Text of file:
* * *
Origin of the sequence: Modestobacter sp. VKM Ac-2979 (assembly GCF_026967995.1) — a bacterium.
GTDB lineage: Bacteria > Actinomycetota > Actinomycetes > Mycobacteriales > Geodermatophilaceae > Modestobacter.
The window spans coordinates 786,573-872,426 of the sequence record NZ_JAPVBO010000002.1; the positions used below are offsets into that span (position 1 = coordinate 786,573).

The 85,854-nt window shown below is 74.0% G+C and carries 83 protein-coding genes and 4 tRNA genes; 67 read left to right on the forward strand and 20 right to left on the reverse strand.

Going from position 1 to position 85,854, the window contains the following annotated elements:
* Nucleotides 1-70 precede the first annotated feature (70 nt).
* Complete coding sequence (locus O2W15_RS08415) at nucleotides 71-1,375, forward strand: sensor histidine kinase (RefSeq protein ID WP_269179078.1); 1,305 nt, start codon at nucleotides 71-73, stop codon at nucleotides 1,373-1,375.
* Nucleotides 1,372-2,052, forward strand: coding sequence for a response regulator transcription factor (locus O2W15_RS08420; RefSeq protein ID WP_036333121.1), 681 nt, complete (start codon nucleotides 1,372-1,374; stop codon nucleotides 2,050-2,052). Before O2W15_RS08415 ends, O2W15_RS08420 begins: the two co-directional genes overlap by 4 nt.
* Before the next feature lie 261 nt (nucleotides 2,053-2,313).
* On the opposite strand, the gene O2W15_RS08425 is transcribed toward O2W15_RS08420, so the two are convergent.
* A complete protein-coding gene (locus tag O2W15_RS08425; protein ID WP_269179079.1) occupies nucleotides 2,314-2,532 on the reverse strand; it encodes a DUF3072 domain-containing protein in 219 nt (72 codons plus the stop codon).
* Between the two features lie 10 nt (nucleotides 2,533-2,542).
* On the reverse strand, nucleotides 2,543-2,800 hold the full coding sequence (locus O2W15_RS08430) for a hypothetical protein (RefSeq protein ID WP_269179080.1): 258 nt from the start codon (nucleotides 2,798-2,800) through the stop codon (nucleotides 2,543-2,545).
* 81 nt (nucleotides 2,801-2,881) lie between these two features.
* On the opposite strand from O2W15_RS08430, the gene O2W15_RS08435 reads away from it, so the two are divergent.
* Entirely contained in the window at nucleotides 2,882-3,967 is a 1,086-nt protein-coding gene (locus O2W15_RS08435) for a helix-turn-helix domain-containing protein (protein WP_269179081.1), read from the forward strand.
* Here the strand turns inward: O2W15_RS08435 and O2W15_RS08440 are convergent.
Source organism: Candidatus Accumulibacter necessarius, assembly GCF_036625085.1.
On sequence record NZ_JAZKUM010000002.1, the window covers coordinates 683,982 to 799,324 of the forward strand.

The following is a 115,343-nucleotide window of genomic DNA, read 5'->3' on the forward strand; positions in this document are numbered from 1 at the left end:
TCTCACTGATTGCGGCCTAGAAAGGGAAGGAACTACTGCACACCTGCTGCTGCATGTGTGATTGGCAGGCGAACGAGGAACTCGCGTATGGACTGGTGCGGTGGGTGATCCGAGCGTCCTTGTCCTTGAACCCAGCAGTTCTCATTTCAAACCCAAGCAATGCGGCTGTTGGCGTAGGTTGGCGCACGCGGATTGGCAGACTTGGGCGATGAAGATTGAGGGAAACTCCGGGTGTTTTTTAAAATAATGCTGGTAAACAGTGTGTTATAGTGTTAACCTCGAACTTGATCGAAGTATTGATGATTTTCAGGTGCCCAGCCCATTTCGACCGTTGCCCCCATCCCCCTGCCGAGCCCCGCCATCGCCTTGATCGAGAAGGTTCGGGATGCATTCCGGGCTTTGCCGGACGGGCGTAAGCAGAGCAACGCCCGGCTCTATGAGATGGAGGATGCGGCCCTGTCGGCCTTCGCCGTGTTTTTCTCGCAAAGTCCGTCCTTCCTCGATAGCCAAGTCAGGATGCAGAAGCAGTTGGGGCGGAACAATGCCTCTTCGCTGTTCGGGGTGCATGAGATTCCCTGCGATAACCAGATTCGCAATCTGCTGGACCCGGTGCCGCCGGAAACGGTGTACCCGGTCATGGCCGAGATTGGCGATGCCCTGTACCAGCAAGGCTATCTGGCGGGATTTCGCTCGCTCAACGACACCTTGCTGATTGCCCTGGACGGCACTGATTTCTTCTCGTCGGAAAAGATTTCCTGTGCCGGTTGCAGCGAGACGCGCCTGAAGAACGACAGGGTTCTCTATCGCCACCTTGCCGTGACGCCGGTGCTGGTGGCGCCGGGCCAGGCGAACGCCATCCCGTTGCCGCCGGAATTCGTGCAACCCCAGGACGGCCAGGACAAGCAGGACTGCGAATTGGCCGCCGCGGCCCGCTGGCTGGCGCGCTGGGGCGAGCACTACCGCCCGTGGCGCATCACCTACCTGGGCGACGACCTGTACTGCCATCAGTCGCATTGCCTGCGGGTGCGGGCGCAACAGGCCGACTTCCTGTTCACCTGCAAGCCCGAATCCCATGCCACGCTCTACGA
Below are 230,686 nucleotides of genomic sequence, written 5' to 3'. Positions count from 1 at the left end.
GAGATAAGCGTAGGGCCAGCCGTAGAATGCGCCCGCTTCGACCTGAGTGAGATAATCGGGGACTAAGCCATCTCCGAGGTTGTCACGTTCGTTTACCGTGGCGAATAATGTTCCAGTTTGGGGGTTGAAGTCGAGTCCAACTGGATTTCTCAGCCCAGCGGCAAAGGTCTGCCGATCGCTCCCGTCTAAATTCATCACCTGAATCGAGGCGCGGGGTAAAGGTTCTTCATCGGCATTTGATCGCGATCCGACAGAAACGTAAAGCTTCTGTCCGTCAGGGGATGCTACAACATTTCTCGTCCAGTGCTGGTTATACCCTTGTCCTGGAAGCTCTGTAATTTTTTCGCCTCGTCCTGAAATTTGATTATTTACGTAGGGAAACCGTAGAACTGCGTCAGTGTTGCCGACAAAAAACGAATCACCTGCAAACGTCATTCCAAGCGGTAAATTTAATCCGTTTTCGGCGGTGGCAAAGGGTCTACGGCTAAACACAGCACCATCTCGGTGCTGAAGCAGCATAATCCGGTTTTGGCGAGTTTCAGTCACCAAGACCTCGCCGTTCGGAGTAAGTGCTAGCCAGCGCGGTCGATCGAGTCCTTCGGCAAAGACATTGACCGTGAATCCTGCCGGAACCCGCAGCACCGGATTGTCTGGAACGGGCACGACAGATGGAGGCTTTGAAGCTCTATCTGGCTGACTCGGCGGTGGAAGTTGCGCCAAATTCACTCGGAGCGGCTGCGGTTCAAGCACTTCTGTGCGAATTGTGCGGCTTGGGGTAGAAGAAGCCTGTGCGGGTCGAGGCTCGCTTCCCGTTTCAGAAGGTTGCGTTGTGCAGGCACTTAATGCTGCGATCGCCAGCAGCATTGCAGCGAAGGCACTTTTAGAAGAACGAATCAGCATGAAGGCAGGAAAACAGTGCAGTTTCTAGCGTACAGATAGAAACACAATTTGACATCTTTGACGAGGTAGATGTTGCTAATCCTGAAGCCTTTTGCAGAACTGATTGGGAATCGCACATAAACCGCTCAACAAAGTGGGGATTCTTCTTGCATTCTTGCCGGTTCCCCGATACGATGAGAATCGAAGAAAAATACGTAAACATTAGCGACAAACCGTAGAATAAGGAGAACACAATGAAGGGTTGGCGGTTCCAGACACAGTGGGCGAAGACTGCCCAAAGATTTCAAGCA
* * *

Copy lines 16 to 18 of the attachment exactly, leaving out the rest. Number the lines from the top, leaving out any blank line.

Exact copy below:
* Entirely contained in the window at nucleotides 2,882-3,967 is a 1,086-nt protein-coding gene (locus O2W15_RS08435) for a helix-turn-helix domain-containing protein (protein WP_269179081.1), read from the forward strand.
* Here the strand turns inward: O2W15_RS08435 and O2W15_RS08440 are convergent.
Source organism: Candidatus Accumulibacter necessarius, assembly GCF_036625085.1.